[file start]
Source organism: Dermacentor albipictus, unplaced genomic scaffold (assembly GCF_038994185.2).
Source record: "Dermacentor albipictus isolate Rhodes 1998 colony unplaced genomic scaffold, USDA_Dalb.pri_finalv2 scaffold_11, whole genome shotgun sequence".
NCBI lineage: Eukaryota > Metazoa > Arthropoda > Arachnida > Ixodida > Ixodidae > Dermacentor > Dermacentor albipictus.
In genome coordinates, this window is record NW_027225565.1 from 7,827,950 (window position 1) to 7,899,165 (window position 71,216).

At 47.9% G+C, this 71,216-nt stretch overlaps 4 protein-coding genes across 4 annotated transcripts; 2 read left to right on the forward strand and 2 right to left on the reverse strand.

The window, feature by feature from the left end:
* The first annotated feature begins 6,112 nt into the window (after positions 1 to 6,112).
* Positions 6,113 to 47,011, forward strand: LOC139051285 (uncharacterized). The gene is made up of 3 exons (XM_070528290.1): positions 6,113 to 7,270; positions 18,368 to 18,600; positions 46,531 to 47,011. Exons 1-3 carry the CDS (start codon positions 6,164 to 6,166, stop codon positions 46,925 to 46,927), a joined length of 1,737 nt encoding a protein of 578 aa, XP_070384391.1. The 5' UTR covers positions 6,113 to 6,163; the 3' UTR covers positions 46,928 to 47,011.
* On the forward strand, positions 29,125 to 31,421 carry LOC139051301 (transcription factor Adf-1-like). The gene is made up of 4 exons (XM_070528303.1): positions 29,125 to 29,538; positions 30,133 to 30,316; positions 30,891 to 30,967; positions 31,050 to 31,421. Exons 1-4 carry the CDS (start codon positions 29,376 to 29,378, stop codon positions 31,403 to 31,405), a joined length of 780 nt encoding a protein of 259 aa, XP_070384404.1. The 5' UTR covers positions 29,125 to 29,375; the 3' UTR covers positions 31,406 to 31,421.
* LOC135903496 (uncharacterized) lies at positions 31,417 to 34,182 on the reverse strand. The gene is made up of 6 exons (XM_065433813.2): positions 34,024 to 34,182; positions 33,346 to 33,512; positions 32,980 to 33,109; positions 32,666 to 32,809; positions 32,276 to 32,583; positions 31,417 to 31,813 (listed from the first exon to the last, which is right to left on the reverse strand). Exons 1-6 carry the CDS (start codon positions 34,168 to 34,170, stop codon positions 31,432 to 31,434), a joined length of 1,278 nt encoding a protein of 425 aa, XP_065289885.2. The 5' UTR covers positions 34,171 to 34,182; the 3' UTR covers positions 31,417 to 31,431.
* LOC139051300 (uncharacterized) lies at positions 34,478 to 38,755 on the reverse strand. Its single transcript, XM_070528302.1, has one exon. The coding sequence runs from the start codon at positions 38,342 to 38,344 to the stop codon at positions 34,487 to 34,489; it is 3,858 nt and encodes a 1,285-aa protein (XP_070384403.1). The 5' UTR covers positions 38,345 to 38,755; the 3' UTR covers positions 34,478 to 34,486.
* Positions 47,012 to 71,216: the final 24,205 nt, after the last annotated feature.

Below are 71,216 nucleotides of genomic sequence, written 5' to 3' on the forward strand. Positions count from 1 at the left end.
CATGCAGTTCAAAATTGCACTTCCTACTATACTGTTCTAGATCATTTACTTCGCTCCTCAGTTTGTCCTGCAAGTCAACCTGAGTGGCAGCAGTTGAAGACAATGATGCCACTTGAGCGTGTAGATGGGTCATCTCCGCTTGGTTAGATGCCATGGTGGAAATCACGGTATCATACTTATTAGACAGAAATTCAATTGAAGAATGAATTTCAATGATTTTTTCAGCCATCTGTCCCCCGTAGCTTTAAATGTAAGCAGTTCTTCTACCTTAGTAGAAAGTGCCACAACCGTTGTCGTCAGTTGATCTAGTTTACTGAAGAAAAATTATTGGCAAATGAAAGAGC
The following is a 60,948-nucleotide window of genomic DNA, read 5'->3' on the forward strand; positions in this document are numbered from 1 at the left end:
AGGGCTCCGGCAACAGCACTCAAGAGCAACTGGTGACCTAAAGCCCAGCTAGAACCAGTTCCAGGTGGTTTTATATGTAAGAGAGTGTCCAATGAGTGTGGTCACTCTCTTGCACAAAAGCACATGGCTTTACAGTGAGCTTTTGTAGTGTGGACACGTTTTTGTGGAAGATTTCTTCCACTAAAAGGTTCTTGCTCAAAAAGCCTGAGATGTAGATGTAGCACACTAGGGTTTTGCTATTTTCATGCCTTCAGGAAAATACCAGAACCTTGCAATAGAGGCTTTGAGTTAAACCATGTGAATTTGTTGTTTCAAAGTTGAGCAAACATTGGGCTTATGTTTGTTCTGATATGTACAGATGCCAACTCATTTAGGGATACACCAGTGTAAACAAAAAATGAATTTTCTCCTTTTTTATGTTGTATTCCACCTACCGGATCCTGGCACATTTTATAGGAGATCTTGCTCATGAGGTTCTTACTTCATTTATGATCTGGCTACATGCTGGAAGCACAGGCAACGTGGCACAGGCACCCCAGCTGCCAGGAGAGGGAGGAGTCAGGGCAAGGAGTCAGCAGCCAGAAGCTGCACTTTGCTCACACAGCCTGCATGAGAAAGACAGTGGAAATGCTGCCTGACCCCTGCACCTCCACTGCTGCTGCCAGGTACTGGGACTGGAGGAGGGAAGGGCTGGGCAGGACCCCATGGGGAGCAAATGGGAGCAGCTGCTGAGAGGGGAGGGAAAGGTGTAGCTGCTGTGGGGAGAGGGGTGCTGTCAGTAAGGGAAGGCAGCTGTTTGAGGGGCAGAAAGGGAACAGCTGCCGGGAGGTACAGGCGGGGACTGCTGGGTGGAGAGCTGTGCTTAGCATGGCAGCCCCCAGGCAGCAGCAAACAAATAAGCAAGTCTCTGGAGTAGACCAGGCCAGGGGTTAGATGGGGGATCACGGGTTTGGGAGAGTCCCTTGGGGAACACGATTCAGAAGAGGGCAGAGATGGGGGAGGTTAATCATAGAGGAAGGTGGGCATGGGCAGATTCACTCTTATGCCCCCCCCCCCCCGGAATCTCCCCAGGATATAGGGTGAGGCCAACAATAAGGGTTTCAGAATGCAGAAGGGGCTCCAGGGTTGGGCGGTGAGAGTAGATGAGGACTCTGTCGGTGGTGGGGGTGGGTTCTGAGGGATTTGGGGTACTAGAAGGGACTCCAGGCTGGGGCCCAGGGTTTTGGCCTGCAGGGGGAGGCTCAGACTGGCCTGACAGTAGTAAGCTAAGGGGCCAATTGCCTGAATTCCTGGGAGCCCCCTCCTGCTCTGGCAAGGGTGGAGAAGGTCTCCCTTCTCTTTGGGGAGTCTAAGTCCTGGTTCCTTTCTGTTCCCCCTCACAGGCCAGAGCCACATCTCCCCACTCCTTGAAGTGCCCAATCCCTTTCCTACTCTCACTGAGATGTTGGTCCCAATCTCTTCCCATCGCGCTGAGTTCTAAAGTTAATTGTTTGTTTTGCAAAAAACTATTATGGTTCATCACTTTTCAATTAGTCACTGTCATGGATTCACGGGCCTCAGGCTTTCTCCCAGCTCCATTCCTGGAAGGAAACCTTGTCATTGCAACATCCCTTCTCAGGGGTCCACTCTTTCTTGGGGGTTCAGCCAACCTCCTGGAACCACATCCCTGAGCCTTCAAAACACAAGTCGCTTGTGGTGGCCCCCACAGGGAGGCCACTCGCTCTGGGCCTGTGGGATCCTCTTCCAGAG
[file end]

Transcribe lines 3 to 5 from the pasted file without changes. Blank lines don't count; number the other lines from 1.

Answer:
NCBI lineage: Eukaryota > Metazoa > Arthropoda > Arachnida > Ixodida > Ixodidae > Dermacentor > Dermacentor albipictus.
In genome coordinates, this window is record NW_027225565.1 from 7,827,950 (window position 1) to 7,899,165 (window position 71,216).

At 47.9% G+C, this 71,216-nt stretch overlaps 4 protein-coding genes across 4 annotated transcripts; 2 read left to right on the forward strand and 2 right to left on the reverse strand.